I don’t understand that. I say if you’re not explaining, you’re losing.

    If you’re explaining, you’re playing defense. Then you actually have to change people’s minds and remove their doubt.

    I don’t ever expect to change people’s minds. I want them to change their own minds.  And I don’t want to remove their doubt.  I want them to doubt themselves.  

    • #27
  28. Flicker Coolidge
    Flicker
    @Flicker

    The Reticulator (View Comment):

    Flicker (View Comment):

    The Reticulator (View Comment):

    Fritz (View Comment):

    But when you’re explaining [e.g., the difference between PPP loans and their legislated forgiveness requirement and student loans with repayment schedules], you are losing.

    I don’t understand that. I say if you’re not explaining, you’re losing.

    If you’re explaining, you’re playing defense. Then you actually have to change people’s minds and remove their doubt.

    Don’t do it in a defensive way. Be offensive. Make a statement in which you assume the low moral level, misspent youth, deficient parental upbringing, and general level of unintelligence, deficient knowledge, and hypocrisy of the left, making suitable analogies to other bad actors throughout history. Don’t accuse. Assume. If your assumptions are questioned, you have then been asked to make your accusation. That’s your opening.

    And know your audience. If you actually are talking to intelligent people, it may not be helpful to assume they are unintelligent. In that case, use their intelligence against them. If they actually are knowledgeable, use their knowledge against them. And don’t make arguments that will appeal to us. Use the left’s own words and arguments against them.

    Also keep in mind that the left rarely makes arguments it believes in. They make arguments they think we believe in.

    Eh, you’re still on your back foot.

    • #28
  29. The Reticulator Member
    The Reticulator
    @TheReticulator

    Flicker (View Comment):

    The Reticulator (View Comment):

    Flicker (View Comment):

    The Reticulator (View Comment):

    Fritz (View Comment):

    But when you’re explaining [e.g., the difference between PPP loans and their legislated forgiveness requirement and student loans with repayment schedules], you are losing.

    I don’t understand that. I say if you’re not explaining, you’re losing.

    If you’re explaining, you’re playing defense. Then you actually have to change people’s minds and remove their doubt.

    Don’t do it in a defensive way. Be offensive. Make a statement in which you assume the low moral level, misspent youth, deficient parental upbringing, and general level of unintelligence, deficient knowledge, and hypocrisy of the left, making suitable analogies to other bad actors throughout history. Don’t accuse. Assume. If your assumptions are questioned, you have then been asked to make your accusation. That’s your opening.

    And know your audience. If you actually are talking to intelligent people, it may not be helpful to assume they are unintelligent. In that case, use their intelligence against them. If they actually are knowledgeable, use their knowledge against them. And don’t make arguments that will appeal to us. Use the left’s own words and arguments against them.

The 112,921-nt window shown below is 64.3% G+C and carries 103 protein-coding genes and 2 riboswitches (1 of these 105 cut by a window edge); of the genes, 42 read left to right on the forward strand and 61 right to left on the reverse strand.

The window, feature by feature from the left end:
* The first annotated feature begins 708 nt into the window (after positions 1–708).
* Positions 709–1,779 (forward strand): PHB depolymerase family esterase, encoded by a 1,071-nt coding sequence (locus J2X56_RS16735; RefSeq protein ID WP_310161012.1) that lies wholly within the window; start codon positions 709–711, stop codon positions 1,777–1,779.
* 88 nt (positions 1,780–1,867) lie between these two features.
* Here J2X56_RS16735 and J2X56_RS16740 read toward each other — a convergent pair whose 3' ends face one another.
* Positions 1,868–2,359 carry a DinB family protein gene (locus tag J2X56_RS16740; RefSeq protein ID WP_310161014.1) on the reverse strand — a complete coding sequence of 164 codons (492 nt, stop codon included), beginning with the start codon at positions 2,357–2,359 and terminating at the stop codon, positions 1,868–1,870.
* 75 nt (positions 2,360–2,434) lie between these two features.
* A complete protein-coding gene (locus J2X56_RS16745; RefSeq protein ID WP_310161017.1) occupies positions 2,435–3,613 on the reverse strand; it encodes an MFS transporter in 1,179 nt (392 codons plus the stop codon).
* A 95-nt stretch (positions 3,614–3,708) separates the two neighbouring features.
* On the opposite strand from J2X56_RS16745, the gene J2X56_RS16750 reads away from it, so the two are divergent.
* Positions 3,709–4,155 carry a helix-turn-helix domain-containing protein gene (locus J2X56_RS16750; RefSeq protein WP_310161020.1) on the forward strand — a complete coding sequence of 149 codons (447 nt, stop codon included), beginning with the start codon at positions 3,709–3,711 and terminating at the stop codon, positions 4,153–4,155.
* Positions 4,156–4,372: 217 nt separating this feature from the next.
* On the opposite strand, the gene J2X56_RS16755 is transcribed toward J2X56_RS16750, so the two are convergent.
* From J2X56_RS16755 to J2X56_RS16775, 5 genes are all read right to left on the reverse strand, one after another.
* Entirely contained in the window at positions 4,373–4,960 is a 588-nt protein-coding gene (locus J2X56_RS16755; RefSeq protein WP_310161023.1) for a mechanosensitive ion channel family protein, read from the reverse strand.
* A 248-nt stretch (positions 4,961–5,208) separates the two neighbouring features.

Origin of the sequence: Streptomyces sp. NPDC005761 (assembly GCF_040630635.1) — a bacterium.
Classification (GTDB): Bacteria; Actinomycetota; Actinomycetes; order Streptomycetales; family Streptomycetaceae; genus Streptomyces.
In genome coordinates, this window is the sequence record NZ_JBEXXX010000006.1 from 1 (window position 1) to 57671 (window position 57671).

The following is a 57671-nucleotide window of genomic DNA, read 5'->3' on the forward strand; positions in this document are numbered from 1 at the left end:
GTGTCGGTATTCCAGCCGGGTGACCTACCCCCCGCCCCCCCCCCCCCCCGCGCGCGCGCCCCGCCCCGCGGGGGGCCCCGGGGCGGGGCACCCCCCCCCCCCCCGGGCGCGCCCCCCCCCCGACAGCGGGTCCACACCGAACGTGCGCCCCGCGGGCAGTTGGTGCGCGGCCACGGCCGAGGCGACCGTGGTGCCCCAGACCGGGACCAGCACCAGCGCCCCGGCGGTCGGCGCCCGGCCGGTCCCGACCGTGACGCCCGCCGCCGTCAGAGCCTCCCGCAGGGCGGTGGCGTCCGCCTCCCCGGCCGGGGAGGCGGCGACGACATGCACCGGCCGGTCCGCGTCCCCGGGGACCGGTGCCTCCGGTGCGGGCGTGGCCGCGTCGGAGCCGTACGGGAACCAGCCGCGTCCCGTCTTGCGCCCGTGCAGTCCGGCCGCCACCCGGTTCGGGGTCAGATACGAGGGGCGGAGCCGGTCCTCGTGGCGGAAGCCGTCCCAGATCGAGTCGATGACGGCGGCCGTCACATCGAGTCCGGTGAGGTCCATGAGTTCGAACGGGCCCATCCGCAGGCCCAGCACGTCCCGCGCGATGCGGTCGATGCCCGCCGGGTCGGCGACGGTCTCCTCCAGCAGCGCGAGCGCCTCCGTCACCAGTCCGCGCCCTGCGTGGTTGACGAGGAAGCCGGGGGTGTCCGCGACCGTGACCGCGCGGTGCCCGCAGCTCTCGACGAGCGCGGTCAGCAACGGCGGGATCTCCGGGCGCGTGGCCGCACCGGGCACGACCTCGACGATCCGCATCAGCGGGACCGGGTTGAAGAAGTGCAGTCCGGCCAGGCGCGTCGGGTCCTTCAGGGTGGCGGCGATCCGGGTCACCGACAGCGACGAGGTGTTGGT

Also keep in mind that the left rarely makes arguments it believes in. They make arguments they think we believe in.

    Eh, you’re still on your back foot.

    How do you know that?  Have you ever tried it?   Or should we just cower under the Ricochet bed because we’re afraid they might call us racist?  

    • #29
  30. Flicker Coolidge
    Flicker
    @Flicker

    The Reticulator (View Comment):

    Flicker (View Comment):

    The Reticulator (View Comment):

    Flicker (View Comment):

    The Reticulator (View Comment):

    Fritz (View Comment):

    But when you’re explaining [e.g., the difference between PPP loans and their legislated forgiveness requirement and student loans with repayment schedules], you are losing.

    I don’t understand that. I say if you’re not explaining, you’re losing.

    If you’re explaining, you’re playing defense. Then you actually have to change people’s minds and remove their doubt.

    Don’t do it in a defensive way. Be offensive. Make a statement in which you assume the low moral level, misspent youth, deficient parental upbringing, and general level of unintelligence, deficient knowledge, and hypocrisy of the left, making suitable analogies to other bad actors throughout history. Don’t accuse. Assume. If your assumptions are questioned, you have then been asked to make your accusation. That’s your opening.

    And know your audience. If you actually are talking to intelligent people, it may not be helpful to assume they are unintelligent. In that case, use their intelligence against them. If they actually are knowledgeable, use their knowledge against them. And don’t make arguments that will appeal to us. Use the left’s own words and arguments against them.

    Also keep in mind that the left rarely makes arguments it believes in. They make arguments they think we believe in.

    Eh, you’re still on your back foot.

    How do you know that? Have you ever tried it? Or should we just cower under the Ricochet bed because we’re afraid they might call us racist?

    I don’t fight against your apparent sensitivities.

    I’m talking about evil people making false claims and the best way to fight them.  The first rule is to never apologize, and the second is never try to talk your way out of others’ lies; it comes off as weakness, an admission of sorts, and an apology, which it technically is.

    • #30